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Asterix :The Secret Of The Magic Potion (2018)

At the height of the Roman Empire, one humble village in Gaul (now France) has resisted conquest. Their secret? Thanks to their resident druid Getafix, the villagers are gifted with a magic potion which gives them temporary super-strength. With the powers of the potion on their side, Asterix, Obelix and the other villagers are able to hold their own against the might of the Roman Empire, much to Julius Ceasar's dismay.

This simple set up, devised by author Rene Goscinny and illustrator Albert Underzo in 1959 launched a hugely successful comic series, consisting of 37 books and adapted into 14 films, both animated and live-action. Asterix: The Secret of The Magic Potion is the second CG animated film in the series, following on from 2014's Mansion Of The Gods.

Secret Of The Magic Potion is the tenth animated film in the series overall, and only the second not based on existing comic book material. The film is written and directed by Alexandre Astier and co-directed by Louis Clichy.

When he breaks his leg while gathering ingredients the ageing Getafix decides it's time to find and train a successor.  And so Asterix, Obelix, and Dogmatix set off on a quest across Gaul to find a young druid worthy enough to be taught the secret recipe.  Meanwhile, the sinister druid Demonix has plans to steal the recipe for himself.



Mansion of The Gods was the first time that an animated Asterix movie made the leap to three dimensions. Far from losing the charm of the earlier films, the change to CG revitalised the series. The same is true here- Secret Of The Magic Potion is visually sublime.

The animation and design captures the art of the original graphic novels (or albums, as they are known in France) with amazing accuracy. It looks virtually identical to Underzo's original art rendered in 3D. It's brought to life by people who clearly have a love for the original material. The animation- particularly in the slapstick combat sequences- has an irresistible cartoony charm to it. Frankly, it's hard to imagine how anyone could have done a better job.

With the animation so gorgeously rendered, and so true to the spirit of the original, it's a shame that the film is less successful in other areas. While the visual humour is strong, unfortunately, the script fails to live up to such high standards. It may well be that much of this could be down to the translation, which feels like it could have done with a punch-up (no pun intended). The English language dub feels pretty lacklustre overall. It's not actually bad, it just doesn't really stand out in any way.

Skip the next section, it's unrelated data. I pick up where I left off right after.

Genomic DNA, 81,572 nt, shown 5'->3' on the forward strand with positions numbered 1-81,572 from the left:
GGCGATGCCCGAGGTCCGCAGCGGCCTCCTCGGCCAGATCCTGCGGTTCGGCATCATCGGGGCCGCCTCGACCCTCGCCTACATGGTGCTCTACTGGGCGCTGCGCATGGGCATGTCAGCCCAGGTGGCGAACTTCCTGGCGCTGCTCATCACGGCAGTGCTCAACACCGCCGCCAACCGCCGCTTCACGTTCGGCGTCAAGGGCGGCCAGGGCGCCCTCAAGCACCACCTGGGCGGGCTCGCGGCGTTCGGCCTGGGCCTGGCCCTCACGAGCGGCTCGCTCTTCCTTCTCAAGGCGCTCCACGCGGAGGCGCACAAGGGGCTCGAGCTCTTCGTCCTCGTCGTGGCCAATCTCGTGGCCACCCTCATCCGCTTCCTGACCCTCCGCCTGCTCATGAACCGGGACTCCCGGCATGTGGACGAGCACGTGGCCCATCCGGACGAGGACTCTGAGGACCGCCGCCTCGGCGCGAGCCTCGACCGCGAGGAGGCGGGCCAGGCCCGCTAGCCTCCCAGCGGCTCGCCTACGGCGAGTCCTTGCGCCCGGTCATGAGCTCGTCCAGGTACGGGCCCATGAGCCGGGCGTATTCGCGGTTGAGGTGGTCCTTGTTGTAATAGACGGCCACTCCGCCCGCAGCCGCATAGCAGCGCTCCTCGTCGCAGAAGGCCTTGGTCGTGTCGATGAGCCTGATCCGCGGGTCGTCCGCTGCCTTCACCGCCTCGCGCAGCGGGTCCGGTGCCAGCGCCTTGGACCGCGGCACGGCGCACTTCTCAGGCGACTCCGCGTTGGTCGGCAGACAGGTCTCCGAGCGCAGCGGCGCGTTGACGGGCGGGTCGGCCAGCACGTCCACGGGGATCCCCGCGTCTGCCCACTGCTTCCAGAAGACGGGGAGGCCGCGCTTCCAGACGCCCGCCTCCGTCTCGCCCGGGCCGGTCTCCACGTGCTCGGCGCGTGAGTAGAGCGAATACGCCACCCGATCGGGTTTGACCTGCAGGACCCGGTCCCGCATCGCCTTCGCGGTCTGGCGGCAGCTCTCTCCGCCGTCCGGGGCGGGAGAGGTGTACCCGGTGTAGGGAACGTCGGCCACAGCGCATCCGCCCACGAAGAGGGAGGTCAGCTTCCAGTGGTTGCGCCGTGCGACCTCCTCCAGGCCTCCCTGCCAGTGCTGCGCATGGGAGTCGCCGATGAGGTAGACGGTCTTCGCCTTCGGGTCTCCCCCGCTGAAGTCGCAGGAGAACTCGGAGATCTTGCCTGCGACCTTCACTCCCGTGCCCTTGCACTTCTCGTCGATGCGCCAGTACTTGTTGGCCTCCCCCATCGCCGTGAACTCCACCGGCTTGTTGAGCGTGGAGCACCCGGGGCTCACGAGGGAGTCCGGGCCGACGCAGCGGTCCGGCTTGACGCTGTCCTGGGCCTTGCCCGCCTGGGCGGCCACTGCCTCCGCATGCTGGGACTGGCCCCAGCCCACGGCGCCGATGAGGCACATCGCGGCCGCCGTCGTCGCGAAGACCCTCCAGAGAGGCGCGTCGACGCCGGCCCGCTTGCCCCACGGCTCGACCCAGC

Even if some of the film's humour is lost in translation, it does have some other issues too. Without the advantage of strong source material to fall back on, the plot feels a little on the weak side. Although the set up has potential, it never really goes anywhere particularly interesting with it. The villainous Demonix has some great design work, and cuts quite the figure when wearing a skull mask. But overall he never really feels like anything other than a standard issue antagonist and it all comes to head in a climax that feels pretty out of place in an Asterix movie. Despite a relatively modest running time, it does begin to feel a bit overstretched by the end, too.

It also imports some of the more problematic content from the source material. Such as very lacking female characters (who come in two models- bombshell or battle-axe) and one very racially insensitive (OK, let's call them what they are- racist) character design. At least in the case of the former, they make some efforts to improve this, giving them more screen time than normal, and introducing a plucky young girl to the cast, and the latter is a blink-and-you-miss-it cameo.  Still, while in the original these can be waved away by the fact they came from a different era, that doesn't really fly in a movie made last year.

Although it's far from perfect, the film's issues likely won't bother the younger members of the audience, who are likely to be drawn in by the bold and bright animation and sense of fun. Fans of the franchise are also likely to be forgiving of the flaws when it succeeds in capturing so much of the comic's appeal.

More than 50 years after they first hit the screen, the plucky Gauls are still putting up a fight- and proving they've still got what it takes to entertain.



FORMAT: Cinema/Streaming [Sky/NowTV]  FROM: Altitude Films [UK] RATING: PG RUNNING TIME: 1hr 27m 




IN A NUTSHELL:  A Gorgeously animated concoction featuring beloved characters, but still missing a few ingredients to make it truly magic.






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